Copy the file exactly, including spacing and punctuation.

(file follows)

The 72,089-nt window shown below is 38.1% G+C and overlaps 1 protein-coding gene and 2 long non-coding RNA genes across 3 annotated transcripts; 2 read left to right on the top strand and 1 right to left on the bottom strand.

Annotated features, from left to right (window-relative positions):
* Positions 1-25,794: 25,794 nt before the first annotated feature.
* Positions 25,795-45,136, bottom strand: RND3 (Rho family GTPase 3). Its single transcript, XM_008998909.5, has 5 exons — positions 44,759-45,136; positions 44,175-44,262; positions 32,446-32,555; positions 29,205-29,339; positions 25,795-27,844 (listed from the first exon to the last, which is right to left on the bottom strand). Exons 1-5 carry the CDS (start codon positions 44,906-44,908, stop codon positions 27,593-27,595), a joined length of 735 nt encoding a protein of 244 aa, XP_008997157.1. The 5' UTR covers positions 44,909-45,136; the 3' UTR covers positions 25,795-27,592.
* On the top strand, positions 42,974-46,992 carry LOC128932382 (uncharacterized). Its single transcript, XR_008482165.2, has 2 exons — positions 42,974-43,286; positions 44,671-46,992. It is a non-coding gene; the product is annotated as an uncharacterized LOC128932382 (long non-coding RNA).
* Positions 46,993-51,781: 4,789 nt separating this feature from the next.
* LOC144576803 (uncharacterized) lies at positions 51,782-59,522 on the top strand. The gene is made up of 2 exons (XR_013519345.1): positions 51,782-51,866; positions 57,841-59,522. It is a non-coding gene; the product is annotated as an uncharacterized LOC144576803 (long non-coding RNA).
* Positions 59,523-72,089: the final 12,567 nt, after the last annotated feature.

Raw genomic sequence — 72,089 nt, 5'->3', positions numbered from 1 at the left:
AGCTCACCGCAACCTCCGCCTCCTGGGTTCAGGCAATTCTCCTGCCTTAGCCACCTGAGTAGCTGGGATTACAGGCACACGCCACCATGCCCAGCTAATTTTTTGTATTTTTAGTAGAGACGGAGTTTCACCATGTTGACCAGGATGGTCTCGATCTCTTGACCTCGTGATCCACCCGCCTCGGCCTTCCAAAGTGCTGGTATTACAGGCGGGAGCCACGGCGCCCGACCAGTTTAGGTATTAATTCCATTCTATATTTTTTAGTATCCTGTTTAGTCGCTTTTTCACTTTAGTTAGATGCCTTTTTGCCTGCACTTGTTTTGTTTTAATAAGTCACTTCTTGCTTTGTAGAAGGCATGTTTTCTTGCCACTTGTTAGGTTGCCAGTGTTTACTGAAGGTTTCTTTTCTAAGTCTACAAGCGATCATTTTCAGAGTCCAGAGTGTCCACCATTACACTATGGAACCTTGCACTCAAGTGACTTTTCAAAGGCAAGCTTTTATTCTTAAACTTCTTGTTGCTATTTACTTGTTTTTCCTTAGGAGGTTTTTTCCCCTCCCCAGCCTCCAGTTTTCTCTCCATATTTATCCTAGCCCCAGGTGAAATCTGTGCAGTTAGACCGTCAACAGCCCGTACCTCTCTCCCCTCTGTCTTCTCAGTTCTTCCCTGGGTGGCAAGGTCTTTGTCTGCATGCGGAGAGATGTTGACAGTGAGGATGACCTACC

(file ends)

The 72,089-nt window shown below is 38.1% G+C and overlaps 1 protein-coding gene and 2 long non-coding RNA genes across 3 annotated transcripts; 2 read left to right on the top strand and 1 right to left on the bottom strand.

Annotated features, from left to right (window-relative positions):
* Positions 1-25,794: 25,794 nt before the first annotated feature.
* Positions 25,795-45,136, bottom strand: RND3 (Rho family GTPase 3). Its single transcript, XM_008998909.5, has 5 exons — positions 44,759-45,136; positions 44,175-44,262; positions 32,446-32,555; positions 29,205-29,339; positions 25,795-27,844 (listed from the first exon to the last, which is right to left on the bottom strand). Exons 1-5 carry the CDS (start codon positions 44,906-44,908, stop codon positions 27,593-27,595), a joined length of 735 nt encoding a protein of 244 aa, XP_008997157.1. The 5' UTR covers positions 44,909-45,136; the 3' UTR covers positions 25,795-27,592.
* On the top strand, positions 42,974-46,992 carry LOC128932382 (uncharacterized). Its single transcript, XR_008482165.2, has 2 exons — positions 42,974-43,286; positions 44,671-46,992. It is a non-coding gene; the product is annotated as an uncharacterized LOC128932382 (long non-coding RNA).
* Positions 46,993-51,781: 4,789 nt separating this feature from the next.
* LOC144576803 (uncharacterized) lies at positions 51,782-59,522 on the top strand. The gene is made up of 2 exons (XR_013519345.1): positions 51,782-51,866; positions 57,841-59,522. It is a non-coding gene; the product is annotated as an uncharacterized LOC144576803 (long non-coding RNA).
* Positions 59,523-72,089: the final 12,567 nt, after the last annotated feature.

Raw genomic sequence — 72,089 nt, 5'->3', positions numbered from 1 at the left:
AGCTCACCGCAACCTCCGCCTCCTGGGTTCAGGCAATTCTCCTGCCTTAGCCACCTGAGTAGCTGGGATTACAGGCACACGCCACCATGCCCAGCTAATTTTTTGTATTTTTAGTAGAGACGGAGTTTCACCATGTTGACCAGGATGGTCTCGATCTCTTGACCTCGTGATCCACCCGCCTCGGCCTTCCAAAGTGCTGGTATTACAGGCGGGAGCCACGGCGCCCGACCAGTTTAGGTATTAATTCCATTCTATATTTTTTAGTATCCTGTTTAGTCGCTTTTTCACTTTAGTTAGATGCCTTTTTGCCTGCACTTGTTTTGTTTTAATAAGTCACTTCTTGCTTTGTAGAAGGCATGTTTTCTTGCCACTTGTTAGGTTGCCAGTGTTTACTGAAGGTTTCTTTTCTAAGTCTACAAGCGATCATTTTCAGAGTCCAGAGTGTCCACCATTACACTATGGAACCTTGCACTCAAGTGACTTTTCAAAGGCAAGCTTTTATTCTTAAACTTCTTGTTGCTATTTACTTGTTTTTCCTTAGGAGGTTTTTTCCCCTCCCCAGCCTCCAGTTTTCTCTCCATATTTATCCTAGCCCCAGGTGAAATCTGTGCAGTTAGACCGTCAACAGCCCGTACCTCTCTCCCCTCTGTCTTCTCAGTTCTTCCCTGGGTGGCAAGGTCTTTGTCTGCATGCGGAGAGATGTTGACAGTGAGGATGACCTACC